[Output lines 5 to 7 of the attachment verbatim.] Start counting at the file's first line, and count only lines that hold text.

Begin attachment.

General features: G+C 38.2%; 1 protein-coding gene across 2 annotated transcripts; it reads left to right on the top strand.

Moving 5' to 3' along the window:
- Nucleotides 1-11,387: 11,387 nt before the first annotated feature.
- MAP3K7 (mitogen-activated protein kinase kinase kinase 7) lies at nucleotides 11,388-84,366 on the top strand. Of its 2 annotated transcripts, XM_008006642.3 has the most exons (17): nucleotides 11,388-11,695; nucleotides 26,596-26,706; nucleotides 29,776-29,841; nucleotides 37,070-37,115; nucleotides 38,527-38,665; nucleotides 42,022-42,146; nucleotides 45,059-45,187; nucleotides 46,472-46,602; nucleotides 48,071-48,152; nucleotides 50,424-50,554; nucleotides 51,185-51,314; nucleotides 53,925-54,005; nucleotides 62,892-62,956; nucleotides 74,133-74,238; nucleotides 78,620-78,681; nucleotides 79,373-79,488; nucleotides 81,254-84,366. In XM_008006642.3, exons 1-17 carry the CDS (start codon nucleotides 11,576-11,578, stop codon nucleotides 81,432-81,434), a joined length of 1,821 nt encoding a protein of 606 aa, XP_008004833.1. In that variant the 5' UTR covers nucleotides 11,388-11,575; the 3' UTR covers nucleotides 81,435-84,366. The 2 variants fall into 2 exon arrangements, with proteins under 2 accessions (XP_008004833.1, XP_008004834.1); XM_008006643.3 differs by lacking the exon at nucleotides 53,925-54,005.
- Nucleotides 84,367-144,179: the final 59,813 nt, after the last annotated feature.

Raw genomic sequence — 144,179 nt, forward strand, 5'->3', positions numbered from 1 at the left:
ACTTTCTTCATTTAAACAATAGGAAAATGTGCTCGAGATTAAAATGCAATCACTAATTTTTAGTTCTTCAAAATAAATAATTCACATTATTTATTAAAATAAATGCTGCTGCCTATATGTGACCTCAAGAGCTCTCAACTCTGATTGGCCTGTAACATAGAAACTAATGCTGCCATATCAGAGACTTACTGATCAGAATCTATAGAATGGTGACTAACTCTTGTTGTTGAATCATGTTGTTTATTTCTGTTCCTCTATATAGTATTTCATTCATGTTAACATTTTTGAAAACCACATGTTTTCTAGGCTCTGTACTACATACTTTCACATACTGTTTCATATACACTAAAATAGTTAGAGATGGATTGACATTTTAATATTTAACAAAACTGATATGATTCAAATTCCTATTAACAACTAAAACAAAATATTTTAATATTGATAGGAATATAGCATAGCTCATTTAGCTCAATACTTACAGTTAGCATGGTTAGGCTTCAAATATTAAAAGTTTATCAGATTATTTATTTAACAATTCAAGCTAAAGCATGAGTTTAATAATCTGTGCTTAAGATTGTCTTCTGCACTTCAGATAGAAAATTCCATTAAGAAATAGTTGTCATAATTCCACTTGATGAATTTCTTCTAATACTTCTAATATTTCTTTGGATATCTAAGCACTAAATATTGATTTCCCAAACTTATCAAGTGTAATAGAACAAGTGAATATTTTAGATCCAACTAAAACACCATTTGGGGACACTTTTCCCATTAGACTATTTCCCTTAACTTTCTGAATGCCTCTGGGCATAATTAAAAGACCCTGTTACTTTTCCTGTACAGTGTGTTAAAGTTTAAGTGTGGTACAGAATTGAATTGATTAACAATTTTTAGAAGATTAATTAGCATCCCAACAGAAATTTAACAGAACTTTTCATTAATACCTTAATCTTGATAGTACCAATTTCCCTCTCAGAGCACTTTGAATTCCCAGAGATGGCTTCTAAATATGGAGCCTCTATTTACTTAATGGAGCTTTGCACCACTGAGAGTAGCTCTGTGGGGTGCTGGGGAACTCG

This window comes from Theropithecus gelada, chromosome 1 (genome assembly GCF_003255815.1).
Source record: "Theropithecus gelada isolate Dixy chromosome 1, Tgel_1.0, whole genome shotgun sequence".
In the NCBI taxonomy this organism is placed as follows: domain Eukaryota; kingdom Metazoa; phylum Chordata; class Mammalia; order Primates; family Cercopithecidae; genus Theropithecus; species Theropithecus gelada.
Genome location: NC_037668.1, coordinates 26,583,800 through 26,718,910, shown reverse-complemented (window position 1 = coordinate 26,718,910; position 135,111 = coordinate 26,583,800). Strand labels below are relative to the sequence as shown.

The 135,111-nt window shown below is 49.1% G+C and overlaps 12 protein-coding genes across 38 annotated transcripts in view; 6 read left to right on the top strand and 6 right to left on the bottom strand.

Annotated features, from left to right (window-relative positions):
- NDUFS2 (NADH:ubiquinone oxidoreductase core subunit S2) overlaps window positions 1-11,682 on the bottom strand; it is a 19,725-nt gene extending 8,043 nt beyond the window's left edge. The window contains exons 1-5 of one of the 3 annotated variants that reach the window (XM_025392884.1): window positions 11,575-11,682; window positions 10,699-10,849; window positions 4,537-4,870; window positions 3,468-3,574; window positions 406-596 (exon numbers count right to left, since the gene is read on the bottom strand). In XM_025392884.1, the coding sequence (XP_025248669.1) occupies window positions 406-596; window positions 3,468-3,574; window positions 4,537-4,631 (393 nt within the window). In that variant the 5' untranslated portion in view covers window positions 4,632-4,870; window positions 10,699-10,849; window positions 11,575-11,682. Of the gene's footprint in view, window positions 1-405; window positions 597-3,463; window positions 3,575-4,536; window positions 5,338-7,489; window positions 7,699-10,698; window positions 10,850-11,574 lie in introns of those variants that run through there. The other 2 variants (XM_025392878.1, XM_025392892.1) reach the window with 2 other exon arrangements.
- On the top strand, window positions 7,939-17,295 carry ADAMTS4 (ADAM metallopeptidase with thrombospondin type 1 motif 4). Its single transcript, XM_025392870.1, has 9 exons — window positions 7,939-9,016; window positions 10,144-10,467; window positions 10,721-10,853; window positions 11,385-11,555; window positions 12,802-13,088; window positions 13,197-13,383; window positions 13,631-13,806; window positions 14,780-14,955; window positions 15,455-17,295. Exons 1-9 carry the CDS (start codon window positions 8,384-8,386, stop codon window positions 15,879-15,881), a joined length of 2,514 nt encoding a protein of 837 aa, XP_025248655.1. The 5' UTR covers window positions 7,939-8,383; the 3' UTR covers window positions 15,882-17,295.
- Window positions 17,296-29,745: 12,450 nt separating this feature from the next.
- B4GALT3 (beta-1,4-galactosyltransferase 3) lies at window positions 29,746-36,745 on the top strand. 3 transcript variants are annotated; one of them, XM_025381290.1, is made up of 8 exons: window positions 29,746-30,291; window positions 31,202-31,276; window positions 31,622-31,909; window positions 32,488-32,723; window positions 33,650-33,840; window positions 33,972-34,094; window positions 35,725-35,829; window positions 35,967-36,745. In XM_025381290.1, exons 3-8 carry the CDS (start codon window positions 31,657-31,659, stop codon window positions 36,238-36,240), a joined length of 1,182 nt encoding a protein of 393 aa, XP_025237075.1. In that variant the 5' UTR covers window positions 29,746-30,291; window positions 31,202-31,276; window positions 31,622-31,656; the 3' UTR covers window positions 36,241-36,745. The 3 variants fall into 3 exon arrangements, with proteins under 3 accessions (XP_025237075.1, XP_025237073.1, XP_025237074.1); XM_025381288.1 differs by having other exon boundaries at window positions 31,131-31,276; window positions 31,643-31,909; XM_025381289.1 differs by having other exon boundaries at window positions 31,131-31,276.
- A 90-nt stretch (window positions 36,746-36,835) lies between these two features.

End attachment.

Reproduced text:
- Nucleotides 84,367-144,179: the final 59,813 nt, after the last annotated feature.

Raw genomic sequence — 144,179 nt, forward strand, 5'->3', positions numbered from 1 at the left:
ACTTTCTTCATTTAAACAATAGGAAAATGTGCTCGAGATTAAAATGCAATCACTAATTTTTAGTTCTTCAAAATAAATAATTCACATTATTTATTAAAATAAATGCTGCTGCCTATATGTGACCTCAAGAGCTCTCAACTCTGATTGGCCTGTAACATAGAAACTAATGCTGCCATATCAGAGACTTACTGATCAGAATCTATAGAATGGTGACTAACTCTTGTTGTTGAATCATGTTGTTTATTTCTGTTCCTCTATATAGTATTTCATTCATGTTAACATTTTTGAAAACCACATGTTTTCTAGGCTCTGTACTACATACTTTCACATACTGTTTCATATACACTAAAATAGTTAGAGATGGATTGACATTTTAATATTTAACAAAACTGATATGATTCAAATTCCTATTAACAACTAAAACAAAATATTTTAATATTGATAGGAATATAGCATAGCTCATTTAGCTCAATACTTACAGTTAGCATGGTTAGGCTTCAAATATTAAAAGTTTATCAGATTATTTATTTAACAATTCAAGCTAAAGCATGAGTTTAATAATCTGTGCTTAAGATTGTCTTCTGCACTTCAGATAGAAAATTCCATTAAGAAATAGTTGTCATAATTCCACTTGATGAATTTCTTCTAATACTTCTAATATTTCTTTGGATATCTAAGCACTAAATATTGATTTCCCAAACTTATCAAGTGTAATAGAACAAGTGAATATTTTAGATCCAACTAAAACACCATTTGGGGACACTTTTCCCATTAGACTATTTCCCTTAACTTTCTGAATGCCTCTGGGCATAATTAAAAGACCCTGTTACTTTTCCTGTACAGTGTGTTAAAGTTTAAGTGTGGTACAGAATTGAATTGATTAACAATTTTTAGAAGATTAATTAGCATCCCAACAGAAATTTAACAGAACTTTTCATTAATACCTTAATCTTGATAGTACCAATTTCCCTCTCAGAGCACTTTGAATTCCCAGAGATGGCTTCTAAATATGGAGCCTCTATTTACTTAATGGAGCTTTGCACCACTGAGAGTAGCTCTGTGGGGTGCTGGGGAACTCG